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Umbrella rigs

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Umbrellas are much better used in salt water where they originated. I don't think I'd care too much about catching a big chinook on one ...would be pretty clumsy (if you got him in). I haven't tried them for many years for trout (lake trout) but in the past they weren't nearly as effective as Seth Green rigs or wire. They can be set up a variety of ways but the usual ways are either to put on 4 attractors on the outside connectors and an "active" hooked lure slightly behind them in the center one or to have five active "hooked" lures with the center one usually just behind the other four. The problem with the latter approach is that if a large fish hits one of the outside lures the umbrella "tips" and the other lures (depending on how they are set up and what they are) may get tangled and actually help the fish to get off. If you use very active lures on them you may only want to run just that rig because with multiple lines like dipseys etc. it can easily get tangled in the umbrella or vice versa.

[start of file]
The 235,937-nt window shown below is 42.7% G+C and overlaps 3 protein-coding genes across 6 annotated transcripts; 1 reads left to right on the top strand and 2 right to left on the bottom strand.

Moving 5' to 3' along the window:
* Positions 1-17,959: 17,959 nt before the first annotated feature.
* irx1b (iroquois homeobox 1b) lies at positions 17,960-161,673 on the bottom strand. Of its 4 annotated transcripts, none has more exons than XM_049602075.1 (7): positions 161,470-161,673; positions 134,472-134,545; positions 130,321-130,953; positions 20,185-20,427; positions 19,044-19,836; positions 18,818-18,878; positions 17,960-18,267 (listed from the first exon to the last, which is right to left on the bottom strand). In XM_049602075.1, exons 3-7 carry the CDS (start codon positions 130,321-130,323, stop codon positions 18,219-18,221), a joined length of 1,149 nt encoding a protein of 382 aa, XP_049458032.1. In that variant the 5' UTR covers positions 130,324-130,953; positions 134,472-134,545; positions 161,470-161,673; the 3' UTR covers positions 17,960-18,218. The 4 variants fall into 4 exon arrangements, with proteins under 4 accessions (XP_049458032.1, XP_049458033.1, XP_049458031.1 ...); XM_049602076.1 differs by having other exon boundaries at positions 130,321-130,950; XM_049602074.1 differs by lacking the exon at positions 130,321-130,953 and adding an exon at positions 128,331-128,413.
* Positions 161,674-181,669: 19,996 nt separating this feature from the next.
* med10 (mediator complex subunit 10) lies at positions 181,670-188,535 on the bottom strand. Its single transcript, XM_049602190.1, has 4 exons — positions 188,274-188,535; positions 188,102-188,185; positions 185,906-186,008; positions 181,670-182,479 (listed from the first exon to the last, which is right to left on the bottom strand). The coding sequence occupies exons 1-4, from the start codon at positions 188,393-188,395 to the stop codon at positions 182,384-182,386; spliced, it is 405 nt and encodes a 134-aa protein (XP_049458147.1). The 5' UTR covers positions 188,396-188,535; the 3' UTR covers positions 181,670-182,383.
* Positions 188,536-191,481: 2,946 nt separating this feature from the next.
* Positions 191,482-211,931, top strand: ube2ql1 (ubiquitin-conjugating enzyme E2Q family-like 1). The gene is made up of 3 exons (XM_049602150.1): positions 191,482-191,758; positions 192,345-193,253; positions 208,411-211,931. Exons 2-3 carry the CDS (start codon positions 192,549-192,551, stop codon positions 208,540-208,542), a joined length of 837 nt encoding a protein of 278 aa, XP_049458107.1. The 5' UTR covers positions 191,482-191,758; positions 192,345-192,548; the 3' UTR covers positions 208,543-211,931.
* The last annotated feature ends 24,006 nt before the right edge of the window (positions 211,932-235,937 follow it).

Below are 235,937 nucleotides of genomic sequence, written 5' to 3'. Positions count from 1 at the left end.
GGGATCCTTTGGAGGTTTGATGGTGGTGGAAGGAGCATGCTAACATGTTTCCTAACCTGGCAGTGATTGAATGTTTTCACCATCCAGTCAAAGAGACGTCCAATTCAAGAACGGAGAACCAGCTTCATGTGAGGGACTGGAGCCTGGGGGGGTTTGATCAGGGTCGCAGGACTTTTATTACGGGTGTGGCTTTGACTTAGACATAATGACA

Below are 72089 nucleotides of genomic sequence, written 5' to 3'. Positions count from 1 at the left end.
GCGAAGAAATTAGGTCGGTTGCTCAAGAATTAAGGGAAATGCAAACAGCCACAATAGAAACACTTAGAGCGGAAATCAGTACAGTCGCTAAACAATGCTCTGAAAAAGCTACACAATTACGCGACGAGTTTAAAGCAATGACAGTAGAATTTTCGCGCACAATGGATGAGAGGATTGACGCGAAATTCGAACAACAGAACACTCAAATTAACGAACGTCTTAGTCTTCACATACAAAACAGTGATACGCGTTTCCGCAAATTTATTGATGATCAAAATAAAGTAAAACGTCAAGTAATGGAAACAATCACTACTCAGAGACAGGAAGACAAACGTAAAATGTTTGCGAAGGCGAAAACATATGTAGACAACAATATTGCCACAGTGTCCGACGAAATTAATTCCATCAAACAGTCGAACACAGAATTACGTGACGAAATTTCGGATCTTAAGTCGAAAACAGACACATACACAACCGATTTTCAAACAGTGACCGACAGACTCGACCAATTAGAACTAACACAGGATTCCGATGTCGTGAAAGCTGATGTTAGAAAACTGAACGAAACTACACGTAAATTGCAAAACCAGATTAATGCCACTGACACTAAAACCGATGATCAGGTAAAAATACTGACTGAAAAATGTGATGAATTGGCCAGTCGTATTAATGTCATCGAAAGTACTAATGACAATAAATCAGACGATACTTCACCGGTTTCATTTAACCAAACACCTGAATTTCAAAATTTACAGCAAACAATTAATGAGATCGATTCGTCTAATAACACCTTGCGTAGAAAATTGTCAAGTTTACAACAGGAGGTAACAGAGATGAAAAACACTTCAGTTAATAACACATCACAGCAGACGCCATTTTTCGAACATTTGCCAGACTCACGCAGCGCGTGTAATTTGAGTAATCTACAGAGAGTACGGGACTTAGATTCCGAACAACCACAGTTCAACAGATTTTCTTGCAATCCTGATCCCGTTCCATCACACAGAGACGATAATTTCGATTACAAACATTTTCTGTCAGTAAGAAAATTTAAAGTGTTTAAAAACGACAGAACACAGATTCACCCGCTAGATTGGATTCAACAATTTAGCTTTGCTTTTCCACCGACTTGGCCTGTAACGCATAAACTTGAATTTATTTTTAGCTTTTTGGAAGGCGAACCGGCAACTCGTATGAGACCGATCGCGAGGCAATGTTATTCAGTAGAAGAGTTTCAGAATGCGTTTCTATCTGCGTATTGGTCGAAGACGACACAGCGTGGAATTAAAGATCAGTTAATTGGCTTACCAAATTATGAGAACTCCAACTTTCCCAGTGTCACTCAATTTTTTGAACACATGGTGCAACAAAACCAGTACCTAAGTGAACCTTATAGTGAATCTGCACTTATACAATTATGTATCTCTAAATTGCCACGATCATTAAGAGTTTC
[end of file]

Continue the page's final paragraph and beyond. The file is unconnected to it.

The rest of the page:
Edited by Sk8man
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Personally, I'd give it a shot. Especially the next day you're out there and there isn't a single rod moving and your losing your mind.

I frequently try some off the wall ideas when things are slow. One day we couldn't buy a fish (after 2 killer days) and I rigged up some of those huge saltwater squid behind a Pro-Troll. Got a few releases, changed the leader length, then boated a 12lb right behind a 14lb Steelhead off it.

Maybe on the right day you could get it to go.


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